Wright’s Law – why fast feedback is essential

Traditionally Moore’s Law has been the guiding metric for the pace of technological advancement of computer chips. While this correlation between performance increase and time still seems applicable to the semicon industry and might become relevant for the quantum chip industry, we think another framework is more suited in this early stage of Quantum Processing Units (QPU). In Wright’s Law the learning curve is measured in cost per unit and only depends on the cumulative output, removing the uncertainty about the time needed to produce the units. Also referred to as the ‘experience curve’, this perspective placed in the context of quantum computing highlights that the key metrics for improving QPU performance are a shorter cycle times and increased throughput of devices, in other words: iterate faster.


In its revised form, Moore’s Law from 1975 has been very successful in predicting that the number of transistors on a microchip would double approximately every two years. This is achieved by increasing the number of transistors per device. However, the underlying assumption is that there will remain a steady increase in demand and capacity for manufacturing.

A more general but less known framework was pioneered by Theodore Wright as early as 1936. He forecasts the cost decline solely as a function of cumulative production output, agnostic of the time needed to reach it. It captures the ‘learning curve’ of the industry. Wright’s Law suggests that for every doubling of cumulative production, there is a predictable and systematic reduction in costs and increase in production efficiency. It does describe more than 100 years of auto production cost decrease correctly (Source: ARK Invest) and combines the effects of economies of scale and learning through experience in one metric.

Despite the differences in the formulation both models capture the same phenomena of learning through iterations. Broadly speaking, experience refers to the number of iterations performed. In this context we refer to time-to-data as a measure for the delay between fabricating a new device and availability of test results. The task of test equipment is to reduce the time-to-data as much as possible, so that new designs or processes can be validated faster. There are two natural levers to accelerate the device learning: increase the volume / throughput (parallelization) or reduce the cycle time.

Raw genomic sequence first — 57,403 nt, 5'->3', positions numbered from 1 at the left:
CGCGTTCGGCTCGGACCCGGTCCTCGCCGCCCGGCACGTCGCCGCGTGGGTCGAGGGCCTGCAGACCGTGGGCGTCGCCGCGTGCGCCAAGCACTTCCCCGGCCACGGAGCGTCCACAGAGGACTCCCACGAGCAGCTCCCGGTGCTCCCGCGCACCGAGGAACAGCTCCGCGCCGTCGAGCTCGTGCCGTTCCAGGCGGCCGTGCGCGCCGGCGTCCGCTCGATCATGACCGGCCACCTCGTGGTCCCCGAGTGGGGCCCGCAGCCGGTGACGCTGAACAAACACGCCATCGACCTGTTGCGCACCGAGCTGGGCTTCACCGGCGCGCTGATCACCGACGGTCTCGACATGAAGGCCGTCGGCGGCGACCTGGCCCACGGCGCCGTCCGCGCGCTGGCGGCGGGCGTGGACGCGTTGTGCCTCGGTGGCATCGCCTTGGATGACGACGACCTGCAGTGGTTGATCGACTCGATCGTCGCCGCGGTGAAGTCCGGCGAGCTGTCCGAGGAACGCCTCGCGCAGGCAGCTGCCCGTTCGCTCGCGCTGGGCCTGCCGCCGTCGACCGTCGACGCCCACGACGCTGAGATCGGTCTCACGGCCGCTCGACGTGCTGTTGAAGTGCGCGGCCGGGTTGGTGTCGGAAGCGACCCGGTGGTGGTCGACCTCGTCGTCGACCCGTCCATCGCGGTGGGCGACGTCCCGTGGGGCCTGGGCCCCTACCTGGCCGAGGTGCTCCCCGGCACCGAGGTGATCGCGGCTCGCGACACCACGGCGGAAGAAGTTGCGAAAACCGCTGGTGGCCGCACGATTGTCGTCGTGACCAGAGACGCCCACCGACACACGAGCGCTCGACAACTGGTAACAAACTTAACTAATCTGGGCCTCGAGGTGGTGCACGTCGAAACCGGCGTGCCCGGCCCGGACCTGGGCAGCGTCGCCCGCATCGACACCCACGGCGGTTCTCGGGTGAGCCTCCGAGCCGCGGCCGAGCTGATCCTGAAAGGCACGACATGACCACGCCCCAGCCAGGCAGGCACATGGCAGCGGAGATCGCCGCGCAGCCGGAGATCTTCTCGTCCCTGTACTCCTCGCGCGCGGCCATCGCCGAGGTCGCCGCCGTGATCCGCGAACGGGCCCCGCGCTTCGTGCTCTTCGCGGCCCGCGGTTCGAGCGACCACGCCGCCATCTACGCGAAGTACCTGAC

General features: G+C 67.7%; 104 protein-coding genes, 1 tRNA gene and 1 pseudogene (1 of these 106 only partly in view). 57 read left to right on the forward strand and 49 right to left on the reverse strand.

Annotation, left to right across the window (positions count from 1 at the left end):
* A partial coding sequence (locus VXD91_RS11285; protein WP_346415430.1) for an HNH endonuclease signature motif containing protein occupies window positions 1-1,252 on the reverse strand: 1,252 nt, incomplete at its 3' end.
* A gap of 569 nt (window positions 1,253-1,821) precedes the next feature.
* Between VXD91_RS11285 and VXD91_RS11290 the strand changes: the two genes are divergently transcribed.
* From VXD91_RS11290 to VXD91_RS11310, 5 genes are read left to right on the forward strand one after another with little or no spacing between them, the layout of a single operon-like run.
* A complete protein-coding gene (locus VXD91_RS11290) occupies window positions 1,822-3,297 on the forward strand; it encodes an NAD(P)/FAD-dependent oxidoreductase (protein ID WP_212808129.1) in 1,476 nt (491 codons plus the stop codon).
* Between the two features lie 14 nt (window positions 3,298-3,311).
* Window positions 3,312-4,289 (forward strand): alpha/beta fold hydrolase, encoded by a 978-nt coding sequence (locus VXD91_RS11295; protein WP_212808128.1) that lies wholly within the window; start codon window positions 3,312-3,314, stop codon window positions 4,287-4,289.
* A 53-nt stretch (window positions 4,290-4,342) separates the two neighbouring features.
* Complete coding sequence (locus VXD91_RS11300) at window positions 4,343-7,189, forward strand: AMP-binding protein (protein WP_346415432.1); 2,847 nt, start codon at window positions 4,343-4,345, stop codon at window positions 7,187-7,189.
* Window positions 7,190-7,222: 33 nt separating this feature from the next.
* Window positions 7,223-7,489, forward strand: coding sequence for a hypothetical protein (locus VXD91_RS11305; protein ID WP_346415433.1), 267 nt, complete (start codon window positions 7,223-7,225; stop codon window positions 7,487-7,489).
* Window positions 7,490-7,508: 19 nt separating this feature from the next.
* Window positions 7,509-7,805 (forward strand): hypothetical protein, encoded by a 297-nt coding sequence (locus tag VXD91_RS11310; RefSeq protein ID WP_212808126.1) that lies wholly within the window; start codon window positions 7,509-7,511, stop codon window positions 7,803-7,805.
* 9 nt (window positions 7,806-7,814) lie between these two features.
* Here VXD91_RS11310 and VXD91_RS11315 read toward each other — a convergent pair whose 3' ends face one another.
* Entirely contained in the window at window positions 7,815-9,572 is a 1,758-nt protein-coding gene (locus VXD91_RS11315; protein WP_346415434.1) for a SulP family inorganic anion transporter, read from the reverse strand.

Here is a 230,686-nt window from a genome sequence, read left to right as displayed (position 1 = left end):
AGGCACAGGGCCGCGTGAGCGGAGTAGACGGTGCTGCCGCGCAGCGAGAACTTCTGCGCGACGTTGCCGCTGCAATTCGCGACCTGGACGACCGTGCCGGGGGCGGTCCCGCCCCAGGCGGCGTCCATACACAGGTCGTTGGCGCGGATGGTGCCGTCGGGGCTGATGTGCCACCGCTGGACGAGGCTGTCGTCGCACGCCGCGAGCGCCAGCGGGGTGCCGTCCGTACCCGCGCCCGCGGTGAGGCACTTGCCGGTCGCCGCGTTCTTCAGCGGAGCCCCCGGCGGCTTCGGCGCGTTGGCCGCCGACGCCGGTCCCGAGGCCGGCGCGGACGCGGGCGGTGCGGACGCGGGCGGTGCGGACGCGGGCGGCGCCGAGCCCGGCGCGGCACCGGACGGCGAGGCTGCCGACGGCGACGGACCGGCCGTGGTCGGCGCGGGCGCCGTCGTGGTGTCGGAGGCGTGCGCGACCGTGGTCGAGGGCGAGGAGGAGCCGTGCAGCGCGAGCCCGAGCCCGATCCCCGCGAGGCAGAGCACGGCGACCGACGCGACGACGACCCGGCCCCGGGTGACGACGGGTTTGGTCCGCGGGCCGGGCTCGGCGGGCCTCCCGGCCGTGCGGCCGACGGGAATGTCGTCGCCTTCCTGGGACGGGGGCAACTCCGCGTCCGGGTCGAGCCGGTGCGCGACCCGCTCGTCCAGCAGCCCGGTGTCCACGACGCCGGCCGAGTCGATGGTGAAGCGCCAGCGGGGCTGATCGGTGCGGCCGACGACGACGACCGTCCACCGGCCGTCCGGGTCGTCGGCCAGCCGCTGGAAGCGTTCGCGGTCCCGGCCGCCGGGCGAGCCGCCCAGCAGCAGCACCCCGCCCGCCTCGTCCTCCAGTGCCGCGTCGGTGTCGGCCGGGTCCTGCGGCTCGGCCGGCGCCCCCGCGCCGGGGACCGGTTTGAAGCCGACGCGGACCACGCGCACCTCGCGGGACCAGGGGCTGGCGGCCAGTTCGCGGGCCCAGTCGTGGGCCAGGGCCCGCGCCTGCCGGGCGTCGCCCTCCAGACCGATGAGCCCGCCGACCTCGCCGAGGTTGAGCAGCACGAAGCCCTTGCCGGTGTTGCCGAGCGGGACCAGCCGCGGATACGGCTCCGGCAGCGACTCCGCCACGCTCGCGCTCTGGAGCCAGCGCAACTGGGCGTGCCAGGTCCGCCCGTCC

A schematic depiction of the development cycle for Quantum Processing Units is shown in the figure below. In each block there are different ways to accelerate cycle times, and each faces its own challenges regarding scalability. For quantum chips that require cryogenic electrical testing the characterization is especially challenging, since it cannot yet be done in-line.

Schematic workflow and development cycle for Quantum Processing Units.

Schematic workflow and development cycle for Quantum Processing Units. Source: Gao, et al. PRXQ (2021)

The fabrication of solid-state qubits based on superconducting circuits or electron spins in silicon, can in large parts be derived from CMOS-compatible processes. Transferring these practices to Quantum is far from trivial, but in terms of tooling for the wafer processing one can draw on the years of experience in semiconductor manufacturing. However, for the device characterization and end of line testing the throughput is not as easy to scale. Fundamental differences to classical compute chips such as requirements for cryogenic temperatures and the need for qubit calibration hinder a direct technology transfer. The throughput for wafer-scale production processes exceeds capacities for cryogenic testing by multiple orders of magnitude.

To coherently accelerate learning along the lines of Wright’s Law, the industry therefore needs a tool to ‘put in qubits and get out data’. To address the industrial use case of testing equipment, OrangeQS developed and industry-level test system. At its product launch by end of this year we will share how it extracts the chip quality parameters of a 100+ qubit chip within less than 10 days.

In summary, we see that quantum computing is still a nascent industry and since it is not clear how many qubits a useful quantum computer needs we can’t predict what production volumes will look like in the future. With that in mind it could be viable to identify a derivative of Wright’s Law instead of searching for a Moore’s Law for quantum (Source: Olivier Ezratty on Arxiv). Independent of any quantitive metric governing the progress, it is clear that fabricating and testing more devices can help making quantum computing a reality earlier.

Since testing is currently one of the key limiting factors in the development cycle, OrangeQS is dedicated to develop utility-scale quantum chip test equipment, with throughputs on par to current QPU fabrication sites. Make sure to stay tuned for future updates on our industry-level test equipment.